“[J]ust as McCarthyism sought to unfairly tag so many with the ‘red’ moniker, Congress, the press, many giant software companies, and even our president, today Jaime-Siegel-retouchedseek to slap the moniker of ‘troll’ on attorneys and business people who are doing nothing more than monetising assets that they own – assets whose very existence is protected by Article 1 Section 8 of our Constitution.” Siegel joined California-based Acacia from Sony last year.

Siegel added that the hysteria around NPEs has been further inflamed by a lack of knowledge, including from the U.S. president. He said Barack Obama showed a lack of understanding when he issued executive directives to change the patent system. Contrary to public perception, he reminded the audience of lawyers, NPEs are good for innovation.

[Gene Quinn in IP Watchdog ran well-linked piece this week that took a deeper look at the sources of NPE-bashing, “Obama on Patents: The One-Sided USPTO Patent Ligation Beta.”]

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In a separate but related development this week, Hon. Randall Rader, Chief Judge of the Court of Appeals for the Federal Circuit (CAFC) provided his strongest and most vocal defense of patent holders’ rights to date.

At a global IP conference in California Law.com reported that he said that  the problem of so-called patent trolls really boils down to a problem of excessive litigation costs. And it’s lawyers who are driving up those costs by spending millions on discovery in search of elusive “smoking-gun” documents.

“You yourselves should be going to your trial judges and requesting restrictions on discovery,” he added. “We cannot tolerate $3 million in discovery expense.

randall-r-rader2While chastising lawyers Judge Rader did not challenge their clients who can afford to pay the exorbitant legal bills and make it increasingly difficult for plaintiffs to file a legitimate complaint. No mention was made of the role recent legislation, which effectively forces holders of even the best patents to sue first to get the attention of an alleged infringer and prevent a declaratory judgement, and negotiate a license later.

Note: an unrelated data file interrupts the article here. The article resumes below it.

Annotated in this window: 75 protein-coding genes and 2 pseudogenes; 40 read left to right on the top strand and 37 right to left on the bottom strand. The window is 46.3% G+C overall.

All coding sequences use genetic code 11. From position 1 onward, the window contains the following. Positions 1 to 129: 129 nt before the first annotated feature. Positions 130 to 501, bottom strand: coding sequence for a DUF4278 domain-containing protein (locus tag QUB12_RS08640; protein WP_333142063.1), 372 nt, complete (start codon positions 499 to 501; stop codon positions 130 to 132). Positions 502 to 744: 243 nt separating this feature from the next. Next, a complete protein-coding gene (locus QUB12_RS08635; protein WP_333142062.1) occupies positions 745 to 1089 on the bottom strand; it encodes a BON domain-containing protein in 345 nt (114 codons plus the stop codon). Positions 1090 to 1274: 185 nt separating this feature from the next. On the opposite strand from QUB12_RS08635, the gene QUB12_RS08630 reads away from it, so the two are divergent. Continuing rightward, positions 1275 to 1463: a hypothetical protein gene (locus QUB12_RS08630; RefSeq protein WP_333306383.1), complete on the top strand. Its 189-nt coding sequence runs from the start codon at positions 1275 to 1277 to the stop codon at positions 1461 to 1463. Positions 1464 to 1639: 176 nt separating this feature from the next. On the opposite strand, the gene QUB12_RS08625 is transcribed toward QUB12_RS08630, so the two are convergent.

“The problem isn’t the patent system. The problem isn’t even trolls,” Judge Rader said, and any effort to single them out will inevitably penalize universities, research clinics and other legitimate contributors to the U.S. innovation system.”

Doug Croxall, CEO of Marathon Patent Group (MARA), a patent licensing and management company, said that “the focus should be on patent quality not ownership. Many companies are unaccustomed to having good patents enforced by knowledgeable parties. We need to embrace good inventions, not fear them.”

Image source: daylife.com/photo/09r76Bpdgh003; patlawcenter.pli.edu; acaciaresearch.com

Apple v. Samsung Shows Brand Matters to Patent Holders, Juries

There is a Tendency to View Patent Prowess as a Function of Reputation and Perceived Innovation

Much of billion dollar verdict in Apple v. Samsung turned on brand reputation and perception of what it does that is truly innovative.

“What Apple v. Samsung Says About US Jury Trials” in Managing Intellectual Property quotes Ronald Beaton of Trial Graphix as saying “Juries in Silicon Valley are particularly IP-Savvy. The longer you live there the more it gets into your head.”

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Apple’s brand reputation is tops, but what about its less than stellar IP performance? You can hardly argue with Apple’s virtually world leading market value (PetroChina is number one) and unrelenting growth. It’s patent strategy, while less cohesive, did not stop it from winning a billion dollar victory over a generally stronger patent (but not brand) rival. If nothing else, Apple is the consummate technology packager, and it takes every opportunity to let audiences know it. Its reputation as a design leader was at stake, as was its perception as an innovator. Samsung’s infringement of that asset, it could be said, is what the local jury rewarded.

Brand and IP reputation are intrinsically bound. Apple’s patent history is not the most auspicious. Many say it has the wrong or too few patents (probably less than 3,000 worldwide, excluding those it paid $2.6 billion for in the Rockstar Consortium). The company is believed to be vulnerable in many areas that it sells products. (See smart phone suit chart below.) Samsung has some 30,000 patents.

Faith in Proprietary Design

Putting so many eggs in its design patent basket was a bold move for Apple that paid off for now. The right combination of foreign infringer, venue (Silicon Valley) and jury pool,  clearly paid off. So did the company’s perceived value as a technology innovator.

One wonders if the chips would have fallen the same way if it were Google or Facebook defending itself in San Jose on a patent infringement charge asserted by a Silicon Valley neighbor. Apple to SV is what the General Motors was to Detroit. I’m not certain the others can claim the same loyalty.

At the end of the day Samsung is not likely to have to cut a check for $1 billion anytime soon, if ever. The effect on an injunction on its devices, should it be granted, will be negligible according to Sanford C. Bernstein analyst Mark Newman. The devices in question are older ones and will account for less than 1.4% of the Korean company’s worldwide profits. And bet you didn’t know this: Apple is still Samsung’s biggest customer for mobile device components.